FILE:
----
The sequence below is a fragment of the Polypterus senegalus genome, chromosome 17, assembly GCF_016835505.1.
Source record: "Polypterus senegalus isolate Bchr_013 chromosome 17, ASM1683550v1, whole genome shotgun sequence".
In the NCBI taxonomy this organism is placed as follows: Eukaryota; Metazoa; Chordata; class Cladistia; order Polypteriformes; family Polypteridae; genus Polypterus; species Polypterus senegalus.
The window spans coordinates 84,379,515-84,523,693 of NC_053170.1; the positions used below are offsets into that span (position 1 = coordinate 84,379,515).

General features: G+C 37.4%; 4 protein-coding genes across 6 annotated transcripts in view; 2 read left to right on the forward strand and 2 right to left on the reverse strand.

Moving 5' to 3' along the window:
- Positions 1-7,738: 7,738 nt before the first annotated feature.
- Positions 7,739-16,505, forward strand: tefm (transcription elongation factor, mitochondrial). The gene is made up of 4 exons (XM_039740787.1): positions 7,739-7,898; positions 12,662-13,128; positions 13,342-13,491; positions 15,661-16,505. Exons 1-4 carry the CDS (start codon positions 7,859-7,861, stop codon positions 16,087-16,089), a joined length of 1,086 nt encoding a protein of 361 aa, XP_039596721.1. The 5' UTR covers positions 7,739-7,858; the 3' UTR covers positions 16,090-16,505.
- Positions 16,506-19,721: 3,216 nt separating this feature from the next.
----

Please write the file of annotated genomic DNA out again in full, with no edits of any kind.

The sequence below is a fragment of the Polypterus senegalus genome, chromosome 17, assembly GCF_016835505.1.
Source record: "Polypterus senegalus isolate Bchr_013 chromosome 17, ASM1683550v1, whole genome shotgun sequence".
In the NCBI taxonomy this organism is placed as follows: Eukaryota; Metazoa; Chordata; class Cladistia; order Polypteriformes; family Polypteridae; genus Polypterus; species Polypterus senegalus.
The window spans coordinates 84,379,515-84,523,693 of NC_053170.1; the positions used below are offsets into that span (position 1 = coordinate 84,379,515).

General features: G+C 37.4%; 4 protein-coding genes across 6 annotated transcripts in view; 2 read left to right on the forward strand and 2 right to left on the reverse strand.

Moving 5' to 3' along the window:
- Positions 1-7,738: 7,738 nt before the first annotated feature.
- Positions 7,739-16,505, forward strand: tefm (transcription elongation factor, mitochondrial). The gene is made up of 4 exons (XM_039740787.1): positions 7,739-7,898; positions 12,662-13,128; positions 13,342-13,491; positions 15,661-16,505. Exons 1-4 carry the CDS (start codon positions 7,859-7,861, stop codon positions 16,087-16,089), a joined length of 1,086 nt encoding a protein of 361 aa, XP_039596721.1. The 5' UTR covers positions 7,739-7,858; the 3' UTR covers positions 16,090-16,505.
- Positions 16,506-19,721: 3,216 nt separating this feature from the next.